• idea & the timing of 'sponsor sessions' (on both days) were seriously flawed
  • orgs didn't have many ideas for filling the time between sessions (during the day) - well, socializing is pretty great, but some raffles / challenges / competitions / etc. could be really great; surprisingly, they've gave up on any visible for of feedback as well; and the stickers, where the hell were stickers?! :)
  • I was so overhyped with the opportunity to meet Grady Booch in person, ... just to find out that he'll be streaming his session from Hawaii ;/
  • more, more, MORE under-the-hood details from practitioners during the sessions -> we're all quite familiar with the theory, now tell us how you make it real
  • there were few 'mis-shot' sessions - either too 'philosophical' (for my taste) or clearly missing a point (the overall concept for session seemed insufficiently elaborated) - but these were just few (or I was lucky while picking)
  • there were many sessions regarding Microservices, so if someone had been fed up with this topic already, it could have been annoying - personally, I didn't have any problems with that

... but the truth is that there were far more good stuff. Some examples:

  • great keynotes - all of them: starting with Jessica Kerr & Dan North, ending with Marty Cagan. If I were to distinguish one of them, it would be Mary Poppendieck - personally I feel honoured with the privilege of listening to her words of wisdom live again

  • Adrian Trenaman's session about Microservice architecture in Guilt was an exemplification of what I expect from conf session: warstories, lessons learned, evolution path, clarification for the most crucial decisions, etc. Much obliged.

  • Kyle Kingsbury. Dread. Terror. Menace. Aphyr. 'nuf said. But seriously - some like him, some don't (to put it mildly), but no-one can deny that he's a world class expert in distributed systems (& databases in particular). Great session.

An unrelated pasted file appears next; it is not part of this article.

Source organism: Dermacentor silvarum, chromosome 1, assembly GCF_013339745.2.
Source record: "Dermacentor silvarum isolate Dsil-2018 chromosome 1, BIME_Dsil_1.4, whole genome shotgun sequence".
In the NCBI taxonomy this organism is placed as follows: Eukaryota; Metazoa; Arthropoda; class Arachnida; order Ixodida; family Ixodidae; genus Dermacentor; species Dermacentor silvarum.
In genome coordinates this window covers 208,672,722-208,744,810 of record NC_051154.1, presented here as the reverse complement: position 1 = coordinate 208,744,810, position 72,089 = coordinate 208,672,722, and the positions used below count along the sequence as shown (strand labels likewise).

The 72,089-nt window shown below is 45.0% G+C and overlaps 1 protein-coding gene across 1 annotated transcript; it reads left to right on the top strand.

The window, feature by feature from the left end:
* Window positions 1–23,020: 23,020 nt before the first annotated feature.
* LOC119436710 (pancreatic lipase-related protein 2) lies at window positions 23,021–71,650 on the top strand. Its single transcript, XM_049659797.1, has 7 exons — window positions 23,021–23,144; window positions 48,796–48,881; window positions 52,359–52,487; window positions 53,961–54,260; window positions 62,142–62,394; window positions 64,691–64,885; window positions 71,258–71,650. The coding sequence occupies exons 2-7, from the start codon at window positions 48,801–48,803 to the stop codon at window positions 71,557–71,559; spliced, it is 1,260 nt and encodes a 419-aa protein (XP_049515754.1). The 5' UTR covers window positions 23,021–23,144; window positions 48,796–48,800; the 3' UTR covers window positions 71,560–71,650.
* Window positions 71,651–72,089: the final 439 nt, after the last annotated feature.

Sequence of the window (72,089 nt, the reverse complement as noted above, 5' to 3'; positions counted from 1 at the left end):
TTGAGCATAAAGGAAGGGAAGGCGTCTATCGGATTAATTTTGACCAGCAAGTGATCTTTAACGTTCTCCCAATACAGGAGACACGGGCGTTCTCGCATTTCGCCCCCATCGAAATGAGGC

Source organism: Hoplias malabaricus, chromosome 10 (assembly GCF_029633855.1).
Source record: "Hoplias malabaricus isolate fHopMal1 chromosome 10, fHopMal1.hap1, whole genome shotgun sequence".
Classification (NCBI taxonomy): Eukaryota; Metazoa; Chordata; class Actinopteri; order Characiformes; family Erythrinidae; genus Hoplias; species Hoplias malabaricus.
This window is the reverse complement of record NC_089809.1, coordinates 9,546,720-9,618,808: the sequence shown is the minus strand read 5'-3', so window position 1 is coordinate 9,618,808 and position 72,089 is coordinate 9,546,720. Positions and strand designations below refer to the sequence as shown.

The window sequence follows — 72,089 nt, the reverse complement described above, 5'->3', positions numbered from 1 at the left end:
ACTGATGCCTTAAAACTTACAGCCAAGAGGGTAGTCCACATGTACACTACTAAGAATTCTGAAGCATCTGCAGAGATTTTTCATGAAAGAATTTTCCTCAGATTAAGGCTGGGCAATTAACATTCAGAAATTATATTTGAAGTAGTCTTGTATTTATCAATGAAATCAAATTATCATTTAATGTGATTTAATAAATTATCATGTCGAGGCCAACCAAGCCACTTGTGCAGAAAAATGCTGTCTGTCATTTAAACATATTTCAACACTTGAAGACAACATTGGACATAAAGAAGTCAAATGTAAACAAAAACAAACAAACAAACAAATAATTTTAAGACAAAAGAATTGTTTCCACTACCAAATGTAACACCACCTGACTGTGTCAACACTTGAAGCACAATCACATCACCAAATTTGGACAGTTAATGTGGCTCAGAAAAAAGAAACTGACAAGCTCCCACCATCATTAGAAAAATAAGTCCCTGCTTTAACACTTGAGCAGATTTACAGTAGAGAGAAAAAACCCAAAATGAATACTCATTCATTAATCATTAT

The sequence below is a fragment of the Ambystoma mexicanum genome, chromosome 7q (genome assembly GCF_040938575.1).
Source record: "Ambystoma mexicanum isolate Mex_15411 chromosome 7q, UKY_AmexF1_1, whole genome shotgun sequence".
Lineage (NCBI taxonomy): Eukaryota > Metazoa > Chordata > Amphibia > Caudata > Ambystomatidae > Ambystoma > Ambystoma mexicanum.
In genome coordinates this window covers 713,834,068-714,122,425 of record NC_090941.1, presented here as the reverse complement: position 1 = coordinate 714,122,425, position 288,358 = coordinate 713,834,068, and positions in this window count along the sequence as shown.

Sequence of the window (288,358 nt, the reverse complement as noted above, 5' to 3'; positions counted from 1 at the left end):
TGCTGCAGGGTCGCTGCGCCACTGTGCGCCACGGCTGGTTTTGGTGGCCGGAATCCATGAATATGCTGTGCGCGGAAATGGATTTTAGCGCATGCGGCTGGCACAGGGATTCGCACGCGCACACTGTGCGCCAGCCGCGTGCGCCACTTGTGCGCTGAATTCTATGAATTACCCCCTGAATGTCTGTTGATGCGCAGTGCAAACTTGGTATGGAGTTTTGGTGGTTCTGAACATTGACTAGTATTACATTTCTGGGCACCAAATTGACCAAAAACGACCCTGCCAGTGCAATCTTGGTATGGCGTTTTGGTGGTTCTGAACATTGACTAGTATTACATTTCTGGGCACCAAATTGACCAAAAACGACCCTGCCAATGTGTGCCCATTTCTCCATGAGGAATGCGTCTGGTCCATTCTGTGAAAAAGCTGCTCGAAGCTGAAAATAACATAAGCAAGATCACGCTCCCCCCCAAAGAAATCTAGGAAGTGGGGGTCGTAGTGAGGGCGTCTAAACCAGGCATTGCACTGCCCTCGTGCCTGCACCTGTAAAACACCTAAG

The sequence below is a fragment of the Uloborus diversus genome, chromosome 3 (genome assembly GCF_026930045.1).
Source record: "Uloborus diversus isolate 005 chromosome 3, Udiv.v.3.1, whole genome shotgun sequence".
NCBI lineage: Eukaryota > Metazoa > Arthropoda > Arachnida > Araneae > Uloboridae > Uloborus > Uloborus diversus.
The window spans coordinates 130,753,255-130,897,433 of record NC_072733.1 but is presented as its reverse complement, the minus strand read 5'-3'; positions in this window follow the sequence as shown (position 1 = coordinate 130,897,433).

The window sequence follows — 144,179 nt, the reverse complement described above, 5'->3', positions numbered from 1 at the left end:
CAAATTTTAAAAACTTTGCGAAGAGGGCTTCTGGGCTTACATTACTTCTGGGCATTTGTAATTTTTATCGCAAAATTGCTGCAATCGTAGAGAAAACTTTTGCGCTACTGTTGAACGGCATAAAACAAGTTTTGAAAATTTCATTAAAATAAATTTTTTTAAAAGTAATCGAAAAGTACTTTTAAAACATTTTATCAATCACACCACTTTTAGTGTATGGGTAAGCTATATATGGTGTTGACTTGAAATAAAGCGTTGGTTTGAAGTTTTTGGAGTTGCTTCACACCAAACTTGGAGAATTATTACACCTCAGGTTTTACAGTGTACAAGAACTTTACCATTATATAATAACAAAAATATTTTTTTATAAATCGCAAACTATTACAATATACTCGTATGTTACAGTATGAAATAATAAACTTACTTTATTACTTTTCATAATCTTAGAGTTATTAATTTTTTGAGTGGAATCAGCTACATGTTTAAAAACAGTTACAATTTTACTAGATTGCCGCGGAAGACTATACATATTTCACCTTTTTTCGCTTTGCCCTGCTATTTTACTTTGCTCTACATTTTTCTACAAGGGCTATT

• I haven't seen that many female speakers on any conference before. What is more, I've picked many of those sessions & to be honest I'd risk the statement that the average quality of the sessions held by female speakers was clearly higher than that of male speakers. Examples? Neha Narula (do all 'Nehas' rock at tech? Narkhede does as well), Caitie McCaffrey, Camille Fournier.

  • There were so many interesting sessions (& safe-choice speakers) that the choice in some timeslots was ridiculously hard - in some cases I wanted to be in 3 places in the same time ... Just to illustrate this: I've regretfully skipped sessions of Michael Feathers, Alvaro Videla, Randy Shoup, Dan North (his 2nd, non-keynote session) or Pieter Hintjens.

Ok, this blog post is getting far too long already. Let's get to ...

... the final words:

  1. location = superb (Royal Gardens Bazaar in Budapest, on the hillside of Buda Castle, beat that)
  2. organization = pretty much flawless (a tiny bit of time mgmt & keeping the door closed in main stage would be great)
  3. content = solid
  4. atmosphere = decent

I don't think I could afford skipping Craft Conf 2016 next year. See you then in beautiful Budapest.